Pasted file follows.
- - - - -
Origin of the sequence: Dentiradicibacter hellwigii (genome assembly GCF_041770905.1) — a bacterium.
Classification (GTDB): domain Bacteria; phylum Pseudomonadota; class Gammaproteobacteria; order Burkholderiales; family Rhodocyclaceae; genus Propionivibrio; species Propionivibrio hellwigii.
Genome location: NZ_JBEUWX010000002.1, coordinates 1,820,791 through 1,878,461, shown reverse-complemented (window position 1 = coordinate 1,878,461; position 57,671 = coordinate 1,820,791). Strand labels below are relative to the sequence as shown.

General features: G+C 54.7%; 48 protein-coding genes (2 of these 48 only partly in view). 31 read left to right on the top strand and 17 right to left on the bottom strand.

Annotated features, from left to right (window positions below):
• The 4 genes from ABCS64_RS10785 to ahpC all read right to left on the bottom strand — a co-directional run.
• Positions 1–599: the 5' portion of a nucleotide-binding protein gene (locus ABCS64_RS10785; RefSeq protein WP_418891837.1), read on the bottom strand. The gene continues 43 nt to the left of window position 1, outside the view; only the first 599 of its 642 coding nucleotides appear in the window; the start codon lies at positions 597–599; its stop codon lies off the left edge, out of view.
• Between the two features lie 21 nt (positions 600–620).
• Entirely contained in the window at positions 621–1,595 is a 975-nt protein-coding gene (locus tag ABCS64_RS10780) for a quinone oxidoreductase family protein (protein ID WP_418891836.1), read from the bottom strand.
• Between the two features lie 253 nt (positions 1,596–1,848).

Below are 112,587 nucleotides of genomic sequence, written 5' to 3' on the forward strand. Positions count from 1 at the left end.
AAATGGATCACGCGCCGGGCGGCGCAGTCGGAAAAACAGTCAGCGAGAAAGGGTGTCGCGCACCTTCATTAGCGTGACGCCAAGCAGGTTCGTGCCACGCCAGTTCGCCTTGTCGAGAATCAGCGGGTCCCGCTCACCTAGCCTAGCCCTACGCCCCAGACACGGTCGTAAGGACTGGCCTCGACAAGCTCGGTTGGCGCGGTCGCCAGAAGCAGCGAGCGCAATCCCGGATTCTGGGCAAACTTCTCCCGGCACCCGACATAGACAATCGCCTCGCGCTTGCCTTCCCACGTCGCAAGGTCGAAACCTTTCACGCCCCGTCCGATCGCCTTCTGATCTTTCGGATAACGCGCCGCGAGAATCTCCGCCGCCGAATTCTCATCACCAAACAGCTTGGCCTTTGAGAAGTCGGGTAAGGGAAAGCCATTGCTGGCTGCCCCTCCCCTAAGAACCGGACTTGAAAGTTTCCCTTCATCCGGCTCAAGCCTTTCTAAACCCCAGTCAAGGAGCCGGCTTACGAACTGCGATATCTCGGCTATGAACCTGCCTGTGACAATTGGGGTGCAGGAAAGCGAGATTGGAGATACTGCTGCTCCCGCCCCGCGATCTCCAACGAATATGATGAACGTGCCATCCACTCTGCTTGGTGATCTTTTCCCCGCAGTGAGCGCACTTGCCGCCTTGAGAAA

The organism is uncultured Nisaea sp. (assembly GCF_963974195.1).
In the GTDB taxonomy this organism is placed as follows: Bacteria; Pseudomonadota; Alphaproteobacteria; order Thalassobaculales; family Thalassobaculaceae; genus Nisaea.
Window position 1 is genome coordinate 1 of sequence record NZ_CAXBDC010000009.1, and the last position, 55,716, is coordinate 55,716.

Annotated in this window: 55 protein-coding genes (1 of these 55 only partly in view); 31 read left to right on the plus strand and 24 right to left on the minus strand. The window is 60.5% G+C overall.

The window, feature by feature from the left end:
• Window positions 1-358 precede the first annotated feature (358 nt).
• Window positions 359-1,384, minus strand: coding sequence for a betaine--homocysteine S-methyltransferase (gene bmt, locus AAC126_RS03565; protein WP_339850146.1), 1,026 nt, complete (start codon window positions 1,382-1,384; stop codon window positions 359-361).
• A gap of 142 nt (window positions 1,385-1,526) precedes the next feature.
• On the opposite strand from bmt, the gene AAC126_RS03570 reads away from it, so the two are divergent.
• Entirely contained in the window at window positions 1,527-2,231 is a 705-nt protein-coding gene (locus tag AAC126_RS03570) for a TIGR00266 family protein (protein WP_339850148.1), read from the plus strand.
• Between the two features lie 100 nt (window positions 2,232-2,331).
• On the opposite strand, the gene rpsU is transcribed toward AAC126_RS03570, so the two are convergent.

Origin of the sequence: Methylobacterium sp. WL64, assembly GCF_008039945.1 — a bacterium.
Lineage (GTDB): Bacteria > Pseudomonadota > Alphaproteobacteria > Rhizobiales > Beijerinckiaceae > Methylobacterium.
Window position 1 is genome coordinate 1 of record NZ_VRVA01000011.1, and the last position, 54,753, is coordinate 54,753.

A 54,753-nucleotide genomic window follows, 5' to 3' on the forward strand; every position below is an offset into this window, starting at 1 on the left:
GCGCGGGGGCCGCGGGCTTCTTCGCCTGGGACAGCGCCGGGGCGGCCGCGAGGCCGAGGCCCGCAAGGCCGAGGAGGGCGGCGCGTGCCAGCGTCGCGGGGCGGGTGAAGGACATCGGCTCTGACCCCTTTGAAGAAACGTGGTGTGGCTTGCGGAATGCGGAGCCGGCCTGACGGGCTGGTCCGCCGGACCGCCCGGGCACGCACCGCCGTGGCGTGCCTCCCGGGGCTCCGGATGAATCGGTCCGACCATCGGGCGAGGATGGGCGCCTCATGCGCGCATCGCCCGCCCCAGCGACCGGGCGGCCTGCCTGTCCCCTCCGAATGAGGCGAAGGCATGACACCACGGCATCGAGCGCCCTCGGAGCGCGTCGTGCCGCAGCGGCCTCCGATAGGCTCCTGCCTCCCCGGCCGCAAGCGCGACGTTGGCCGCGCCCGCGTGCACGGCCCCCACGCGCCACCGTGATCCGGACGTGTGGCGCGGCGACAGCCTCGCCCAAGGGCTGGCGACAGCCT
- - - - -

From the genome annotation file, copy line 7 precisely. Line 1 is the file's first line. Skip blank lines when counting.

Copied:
• Positions 1–599: the 5' portion of a nucleotide-binding protein gene (locus ABCS64_RS10785; RefSeq protein WP_418891837.1), read on the bottom strand. The gene continues 43 nt to the left of window position 1, outside the view; only the first 599 of its 642 coding nucleotides appear in the window; the start codon lies at positions 597–599; its stop codon lies off the left edge, out of view.